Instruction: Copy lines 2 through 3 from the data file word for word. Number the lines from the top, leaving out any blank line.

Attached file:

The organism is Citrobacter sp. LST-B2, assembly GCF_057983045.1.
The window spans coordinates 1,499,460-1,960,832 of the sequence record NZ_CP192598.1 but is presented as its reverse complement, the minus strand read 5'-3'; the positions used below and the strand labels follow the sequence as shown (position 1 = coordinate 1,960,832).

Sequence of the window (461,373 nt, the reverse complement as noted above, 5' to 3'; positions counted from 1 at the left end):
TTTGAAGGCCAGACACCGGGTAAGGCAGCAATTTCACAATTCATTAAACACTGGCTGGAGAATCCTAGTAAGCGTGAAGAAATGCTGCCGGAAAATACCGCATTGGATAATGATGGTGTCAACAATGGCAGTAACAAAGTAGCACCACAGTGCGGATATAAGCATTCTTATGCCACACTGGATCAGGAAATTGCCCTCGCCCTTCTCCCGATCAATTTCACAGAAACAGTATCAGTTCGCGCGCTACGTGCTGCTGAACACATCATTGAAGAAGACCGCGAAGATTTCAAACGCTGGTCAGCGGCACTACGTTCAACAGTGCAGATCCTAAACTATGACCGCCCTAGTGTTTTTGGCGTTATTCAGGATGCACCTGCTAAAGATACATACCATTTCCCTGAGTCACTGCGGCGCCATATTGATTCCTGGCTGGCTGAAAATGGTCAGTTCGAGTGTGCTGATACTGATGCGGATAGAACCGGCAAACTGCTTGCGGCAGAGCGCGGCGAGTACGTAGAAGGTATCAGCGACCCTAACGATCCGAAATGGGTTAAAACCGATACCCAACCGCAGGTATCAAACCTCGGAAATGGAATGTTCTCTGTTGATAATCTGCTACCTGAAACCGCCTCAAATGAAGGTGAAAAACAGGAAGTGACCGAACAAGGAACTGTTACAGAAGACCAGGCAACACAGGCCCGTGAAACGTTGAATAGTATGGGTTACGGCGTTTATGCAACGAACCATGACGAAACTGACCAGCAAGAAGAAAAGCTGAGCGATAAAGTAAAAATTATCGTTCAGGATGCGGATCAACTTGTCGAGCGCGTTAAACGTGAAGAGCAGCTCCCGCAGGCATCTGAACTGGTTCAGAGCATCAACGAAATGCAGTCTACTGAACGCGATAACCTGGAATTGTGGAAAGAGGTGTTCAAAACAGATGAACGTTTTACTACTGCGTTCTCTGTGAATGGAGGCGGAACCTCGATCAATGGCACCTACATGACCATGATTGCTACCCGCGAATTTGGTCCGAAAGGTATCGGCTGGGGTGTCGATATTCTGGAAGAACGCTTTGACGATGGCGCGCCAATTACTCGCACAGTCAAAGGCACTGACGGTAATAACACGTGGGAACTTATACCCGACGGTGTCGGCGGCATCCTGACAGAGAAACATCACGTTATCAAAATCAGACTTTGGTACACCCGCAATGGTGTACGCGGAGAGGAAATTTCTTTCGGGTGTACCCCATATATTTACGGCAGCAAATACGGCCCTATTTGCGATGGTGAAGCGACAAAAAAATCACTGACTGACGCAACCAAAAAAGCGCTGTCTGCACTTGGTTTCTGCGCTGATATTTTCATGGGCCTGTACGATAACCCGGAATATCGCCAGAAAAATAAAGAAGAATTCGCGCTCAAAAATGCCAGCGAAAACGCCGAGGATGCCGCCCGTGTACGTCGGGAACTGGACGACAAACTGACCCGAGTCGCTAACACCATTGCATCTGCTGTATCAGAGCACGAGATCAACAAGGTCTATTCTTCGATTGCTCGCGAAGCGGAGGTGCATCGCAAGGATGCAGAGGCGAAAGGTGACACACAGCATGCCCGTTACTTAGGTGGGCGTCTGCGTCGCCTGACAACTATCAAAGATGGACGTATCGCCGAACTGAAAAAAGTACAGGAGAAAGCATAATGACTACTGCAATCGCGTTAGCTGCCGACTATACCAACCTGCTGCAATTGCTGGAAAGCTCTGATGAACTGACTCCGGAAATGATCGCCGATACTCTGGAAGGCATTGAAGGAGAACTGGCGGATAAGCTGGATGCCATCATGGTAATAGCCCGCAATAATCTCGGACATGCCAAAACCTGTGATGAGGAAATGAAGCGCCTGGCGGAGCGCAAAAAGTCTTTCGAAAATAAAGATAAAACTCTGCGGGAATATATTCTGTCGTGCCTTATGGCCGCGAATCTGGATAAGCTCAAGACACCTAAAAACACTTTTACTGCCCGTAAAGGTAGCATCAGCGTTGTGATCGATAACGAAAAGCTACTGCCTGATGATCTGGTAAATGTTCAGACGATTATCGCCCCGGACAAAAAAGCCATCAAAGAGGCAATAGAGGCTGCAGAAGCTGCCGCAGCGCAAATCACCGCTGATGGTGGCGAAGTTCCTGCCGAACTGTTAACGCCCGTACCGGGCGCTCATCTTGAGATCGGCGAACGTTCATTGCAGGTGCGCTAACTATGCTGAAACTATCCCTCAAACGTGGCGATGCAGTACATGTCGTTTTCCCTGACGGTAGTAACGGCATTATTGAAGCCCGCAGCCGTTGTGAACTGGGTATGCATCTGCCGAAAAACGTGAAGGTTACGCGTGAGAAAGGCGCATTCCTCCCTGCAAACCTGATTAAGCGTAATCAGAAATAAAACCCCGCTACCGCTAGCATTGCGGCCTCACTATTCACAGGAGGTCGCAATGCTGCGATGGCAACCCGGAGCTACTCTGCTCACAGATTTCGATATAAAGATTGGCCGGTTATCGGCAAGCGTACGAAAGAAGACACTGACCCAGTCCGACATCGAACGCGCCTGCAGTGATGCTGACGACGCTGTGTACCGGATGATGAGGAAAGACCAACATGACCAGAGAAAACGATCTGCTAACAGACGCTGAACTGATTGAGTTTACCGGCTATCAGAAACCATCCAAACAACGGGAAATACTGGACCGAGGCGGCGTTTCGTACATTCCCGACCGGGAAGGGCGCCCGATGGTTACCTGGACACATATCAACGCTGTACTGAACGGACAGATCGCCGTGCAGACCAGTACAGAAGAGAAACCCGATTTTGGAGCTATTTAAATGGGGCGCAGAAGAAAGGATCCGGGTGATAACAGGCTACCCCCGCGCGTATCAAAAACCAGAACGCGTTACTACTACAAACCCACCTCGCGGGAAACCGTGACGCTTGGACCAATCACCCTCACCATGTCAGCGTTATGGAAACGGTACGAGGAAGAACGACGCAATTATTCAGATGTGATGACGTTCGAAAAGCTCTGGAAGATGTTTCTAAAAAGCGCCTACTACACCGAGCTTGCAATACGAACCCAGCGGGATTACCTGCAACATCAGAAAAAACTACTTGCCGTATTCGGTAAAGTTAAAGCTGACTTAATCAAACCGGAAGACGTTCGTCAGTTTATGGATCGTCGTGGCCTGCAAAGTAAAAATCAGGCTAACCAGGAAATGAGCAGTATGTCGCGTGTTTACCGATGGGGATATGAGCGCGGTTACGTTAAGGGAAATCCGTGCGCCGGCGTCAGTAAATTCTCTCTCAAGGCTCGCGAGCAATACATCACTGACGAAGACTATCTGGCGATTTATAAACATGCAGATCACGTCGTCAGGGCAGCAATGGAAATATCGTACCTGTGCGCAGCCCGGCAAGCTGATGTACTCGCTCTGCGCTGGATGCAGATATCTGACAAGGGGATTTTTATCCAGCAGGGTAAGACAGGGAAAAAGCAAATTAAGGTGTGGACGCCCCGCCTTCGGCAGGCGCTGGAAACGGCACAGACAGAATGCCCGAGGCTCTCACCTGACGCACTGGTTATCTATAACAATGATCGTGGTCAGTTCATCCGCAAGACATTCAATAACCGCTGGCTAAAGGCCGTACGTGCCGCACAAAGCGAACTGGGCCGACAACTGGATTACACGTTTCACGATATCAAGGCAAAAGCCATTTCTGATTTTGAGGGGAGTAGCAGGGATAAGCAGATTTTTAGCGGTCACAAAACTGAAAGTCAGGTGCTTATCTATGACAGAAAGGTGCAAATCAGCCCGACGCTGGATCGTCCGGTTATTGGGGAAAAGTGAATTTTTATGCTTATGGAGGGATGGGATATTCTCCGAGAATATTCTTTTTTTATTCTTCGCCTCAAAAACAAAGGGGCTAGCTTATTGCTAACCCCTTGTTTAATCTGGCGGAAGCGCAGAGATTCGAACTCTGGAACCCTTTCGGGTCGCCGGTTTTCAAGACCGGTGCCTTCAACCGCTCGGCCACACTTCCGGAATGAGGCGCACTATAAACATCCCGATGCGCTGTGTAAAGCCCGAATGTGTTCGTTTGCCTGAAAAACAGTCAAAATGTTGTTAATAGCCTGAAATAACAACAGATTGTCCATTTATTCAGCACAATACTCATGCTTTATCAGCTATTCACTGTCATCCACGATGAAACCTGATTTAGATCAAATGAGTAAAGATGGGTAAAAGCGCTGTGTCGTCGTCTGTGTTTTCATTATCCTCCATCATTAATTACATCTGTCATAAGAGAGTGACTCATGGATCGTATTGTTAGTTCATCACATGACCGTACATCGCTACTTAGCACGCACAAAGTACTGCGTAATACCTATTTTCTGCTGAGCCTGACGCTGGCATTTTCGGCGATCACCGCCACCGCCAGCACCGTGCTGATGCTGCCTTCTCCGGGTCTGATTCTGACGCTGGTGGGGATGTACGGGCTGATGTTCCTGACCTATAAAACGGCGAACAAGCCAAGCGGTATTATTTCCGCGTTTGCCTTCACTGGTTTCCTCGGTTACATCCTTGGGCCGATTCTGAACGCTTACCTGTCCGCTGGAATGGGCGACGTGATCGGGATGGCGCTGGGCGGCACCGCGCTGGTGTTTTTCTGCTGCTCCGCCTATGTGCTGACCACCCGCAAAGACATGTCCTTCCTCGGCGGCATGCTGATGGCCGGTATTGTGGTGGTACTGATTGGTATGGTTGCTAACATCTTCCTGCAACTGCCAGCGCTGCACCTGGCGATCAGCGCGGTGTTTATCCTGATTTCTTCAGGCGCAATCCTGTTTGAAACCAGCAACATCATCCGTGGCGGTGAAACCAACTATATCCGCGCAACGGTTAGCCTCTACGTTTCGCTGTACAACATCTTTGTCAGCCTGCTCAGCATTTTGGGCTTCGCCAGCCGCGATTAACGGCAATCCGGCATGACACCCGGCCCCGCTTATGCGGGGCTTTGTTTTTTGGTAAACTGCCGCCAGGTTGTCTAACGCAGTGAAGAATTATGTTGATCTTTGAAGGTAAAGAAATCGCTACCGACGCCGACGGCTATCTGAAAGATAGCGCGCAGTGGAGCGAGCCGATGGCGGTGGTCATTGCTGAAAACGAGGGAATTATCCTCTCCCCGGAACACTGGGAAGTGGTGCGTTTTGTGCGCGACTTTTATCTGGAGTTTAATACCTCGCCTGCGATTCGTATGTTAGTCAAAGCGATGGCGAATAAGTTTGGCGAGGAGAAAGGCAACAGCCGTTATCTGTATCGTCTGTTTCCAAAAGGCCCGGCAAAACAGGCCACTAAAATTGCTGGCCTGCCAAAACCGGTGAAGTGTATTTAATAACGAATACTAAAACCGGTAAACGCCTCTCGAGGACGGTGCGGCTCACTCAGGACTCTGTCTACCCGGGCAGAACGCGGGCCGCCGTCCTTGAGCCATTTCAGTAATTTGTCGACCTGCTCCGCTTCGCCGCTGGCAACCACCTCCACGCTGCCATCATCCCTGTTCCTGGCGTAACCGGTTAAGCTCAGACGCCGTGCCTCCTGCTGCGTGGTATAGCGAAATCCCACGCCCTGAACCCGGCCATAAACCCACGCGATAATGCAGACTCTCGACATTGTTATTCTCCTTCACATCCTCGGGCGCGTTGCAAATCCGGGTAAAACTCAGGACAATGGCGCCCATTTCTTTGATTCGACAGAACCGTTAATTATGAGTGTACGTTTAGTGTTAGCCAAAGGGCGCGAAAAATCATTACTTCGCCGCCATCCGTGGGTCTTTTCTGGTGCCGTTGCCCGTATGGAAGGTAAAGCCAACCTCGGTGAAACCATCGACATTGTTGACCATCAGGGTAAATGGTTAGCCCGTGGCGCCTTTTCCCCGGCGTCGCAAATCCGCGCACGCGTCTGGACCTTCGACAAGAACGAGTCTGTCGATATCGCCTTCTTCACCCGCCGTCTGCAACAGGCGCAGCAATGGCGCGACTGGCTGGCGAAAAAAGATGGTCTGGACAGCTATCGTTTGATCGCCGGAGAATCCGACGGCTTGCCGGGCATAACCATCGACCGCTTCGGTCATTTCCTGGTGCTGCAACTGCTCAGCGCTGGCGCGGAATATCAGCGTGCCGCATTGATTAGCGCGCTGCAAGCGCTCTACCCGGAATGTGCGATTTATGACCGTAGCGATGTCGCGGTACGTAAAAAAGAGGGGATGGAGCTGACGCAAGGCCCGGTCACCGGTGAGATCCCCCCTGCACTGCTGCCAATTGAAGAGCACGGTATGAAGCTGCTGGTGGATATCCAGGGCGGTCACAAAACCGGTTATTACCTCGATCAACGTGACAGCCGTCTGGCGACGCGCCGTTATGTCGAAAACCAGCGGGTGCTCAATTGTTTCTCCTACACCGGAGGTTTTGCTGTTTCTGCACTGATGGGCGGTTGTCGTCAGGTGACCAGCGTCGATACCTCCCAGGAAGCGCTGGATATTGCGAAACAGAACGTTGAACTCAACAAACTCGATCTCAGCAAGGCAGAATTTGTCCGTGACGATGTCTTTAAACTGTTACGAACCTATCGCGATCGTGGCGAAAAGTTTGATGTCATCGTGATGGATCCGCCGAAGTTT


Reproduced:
The window spans coordinates 1,499,460-1,960,832 of the sequence record NZ_CP192598.1 but is presented as its reverse complement, the minus strand read 5'-3'; the positions used below and the strand labels follow the sequence as shown (position 1 = coordinate 1,960,832).

Sequence of the window (461,373 nt, the reverse complement as noted above, 5' to 3'; positions counted from 1 at the left end):